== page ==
The Minneapolis Star Tribune reported that the board accepted a report by the Minnesota Secretary of State that found Democrat Mark Dayton leading Republican Tom Emmer by just 8,770 votes. Because the difference is less than one-half of one percentage point, it automatically triggers a recount.
The recount is slated to begin Monday in each of the state's 87 counties and should be finished by Dec. 7. Then the canvassing board will review any challenged ballots and certify a winner on Dec. 14.
Good for Minnesota! Great to see that somebody in this nation still believes in actually counting ballots in a democracy!
Short of counting them publicly, by hand, at the polling place, on election night, in front of everyone, including video cameras, with results posted at the precinct before ballots are moved anywhere, MN has previously shown itself to have one of the best, most transparent sets of procedures in the country for publicly hand counting all of their paper ballots (all of their ballots are paper ballots, thankfully.)
They do all of the above in close races which trigger hand counts. By necessity, they happen at central locations instead of at the precincts, obviously, so questions of chain of custody can still arise to introduce doubt into the process. From what I can tell, however, as based on the superb Franken/Coleman '08 U.S. Senate hand count, their chain of custody procedures are also very good and so the entire process is about as open and transparent as could be asked for in such a case.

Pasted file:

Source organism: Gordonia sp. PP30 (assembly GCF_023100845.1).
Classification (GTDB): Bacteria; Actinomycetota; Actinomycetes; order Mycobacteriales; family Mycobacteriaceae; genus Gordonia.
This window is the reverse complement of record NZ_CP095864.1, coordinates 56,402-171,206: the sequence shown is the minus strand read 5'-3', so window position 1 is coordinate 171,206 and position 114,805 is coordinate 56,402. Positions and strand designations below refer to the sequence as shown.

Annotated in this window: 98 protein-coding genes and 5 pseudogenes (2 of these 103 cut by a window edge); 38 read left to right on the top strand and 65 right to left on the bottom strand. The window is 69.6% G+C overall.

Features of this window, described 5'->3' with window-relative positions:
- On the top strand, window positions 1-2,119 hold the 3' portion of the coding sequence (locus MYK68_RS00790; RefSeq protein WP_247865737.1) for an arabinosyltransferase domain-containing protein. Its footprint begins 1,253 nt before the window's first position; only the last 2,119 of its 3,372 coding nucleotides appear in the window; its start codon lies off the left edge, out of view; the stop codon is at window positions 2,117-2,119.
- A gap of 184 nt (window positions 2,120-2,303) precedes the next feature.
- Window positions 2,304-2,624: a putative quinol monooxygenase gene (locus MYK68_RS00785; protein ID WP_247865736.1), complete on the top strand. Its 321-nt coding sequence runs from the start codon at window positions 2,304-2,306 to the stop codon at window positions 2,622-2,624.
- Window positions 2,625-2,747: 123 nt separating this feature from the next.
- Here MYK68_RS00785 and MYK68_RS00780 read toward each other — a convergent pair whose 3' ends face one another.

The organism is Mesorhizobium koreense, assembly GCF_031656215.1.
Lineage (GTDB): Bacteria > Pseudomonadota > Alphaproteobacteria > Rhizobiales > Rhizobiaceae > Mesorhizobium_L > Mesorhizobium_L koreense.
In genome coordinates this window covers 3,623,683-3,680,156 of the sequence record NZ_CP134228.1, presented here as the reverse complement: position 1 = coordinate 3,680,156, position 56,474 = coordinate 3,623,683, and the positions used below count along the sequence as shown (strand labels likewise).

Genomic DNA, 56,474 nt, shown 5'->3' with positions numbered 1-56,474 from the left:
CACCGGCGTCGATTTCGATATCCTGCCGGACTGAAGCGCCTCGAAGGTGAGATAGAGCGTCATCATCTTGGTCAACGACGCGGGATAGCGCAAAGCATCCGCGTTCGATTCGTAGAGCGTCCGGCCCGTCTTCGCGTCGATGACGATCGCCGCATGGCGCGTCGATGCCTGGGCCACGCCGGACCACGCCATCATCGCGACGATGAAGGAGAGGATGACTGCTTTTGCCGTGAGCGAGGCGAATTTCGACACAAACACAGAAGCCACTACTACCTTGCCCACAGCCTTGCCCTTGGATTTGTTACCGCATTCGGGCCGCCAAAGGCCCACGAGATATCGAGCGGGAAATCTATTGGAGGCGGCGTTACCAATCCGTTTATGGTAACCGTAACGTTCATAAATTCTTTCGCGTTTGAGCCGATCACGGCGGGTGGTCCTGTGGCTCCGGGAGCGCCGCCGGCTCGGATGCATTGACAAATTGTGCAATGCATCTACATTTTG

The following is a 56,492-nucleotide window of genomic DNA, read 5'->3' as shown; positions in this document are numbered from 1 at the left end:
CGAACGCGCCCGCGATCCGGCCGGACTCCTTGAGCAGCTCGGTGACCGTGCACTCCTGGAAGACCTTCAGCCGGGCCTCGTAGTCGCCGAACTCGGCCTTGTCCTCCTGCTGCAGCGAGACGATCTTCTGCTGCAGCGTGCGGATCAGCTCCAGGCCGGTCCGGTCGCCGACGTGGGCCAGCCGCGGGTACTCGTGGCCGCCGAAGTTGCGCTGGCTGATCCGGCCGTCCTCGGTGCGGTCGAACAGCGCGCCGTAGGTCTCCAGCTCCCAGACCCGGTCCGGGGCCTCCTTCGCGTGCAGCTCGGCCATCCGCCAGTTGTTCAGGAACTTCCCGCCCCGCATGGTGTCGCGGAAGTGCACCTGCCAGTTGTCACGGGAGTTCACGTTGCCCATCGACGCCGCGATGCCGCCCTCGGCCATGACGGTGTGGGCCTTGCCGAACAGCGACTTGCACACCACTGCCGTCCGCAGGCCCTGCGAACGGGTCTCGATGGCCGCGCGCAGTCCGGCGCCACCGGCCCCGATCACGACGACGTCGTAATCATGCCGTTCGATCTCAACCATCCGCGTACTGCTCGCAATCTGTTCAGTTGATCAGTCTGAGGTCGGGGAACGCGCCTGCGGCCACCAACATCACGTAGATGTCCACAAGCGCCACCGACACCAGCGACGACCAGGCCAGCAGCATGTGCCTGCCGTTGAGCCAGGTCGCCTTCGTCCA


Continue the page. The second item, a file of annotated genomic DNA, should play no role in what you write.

For that, the state also owes no small debt of gratitude to Sec. of State Mark Ritchie for his expert, transparent, non-partisan work in overseeing such counts --- at least if the last big one was any indication --- in such a way that when they're over, the winner and their supporters know they've really won, and the loser and all but their most dishonestly misinformed supporters know they've lost. That's what democracy is supposed to be about it. In Minnesota, happily, it still is.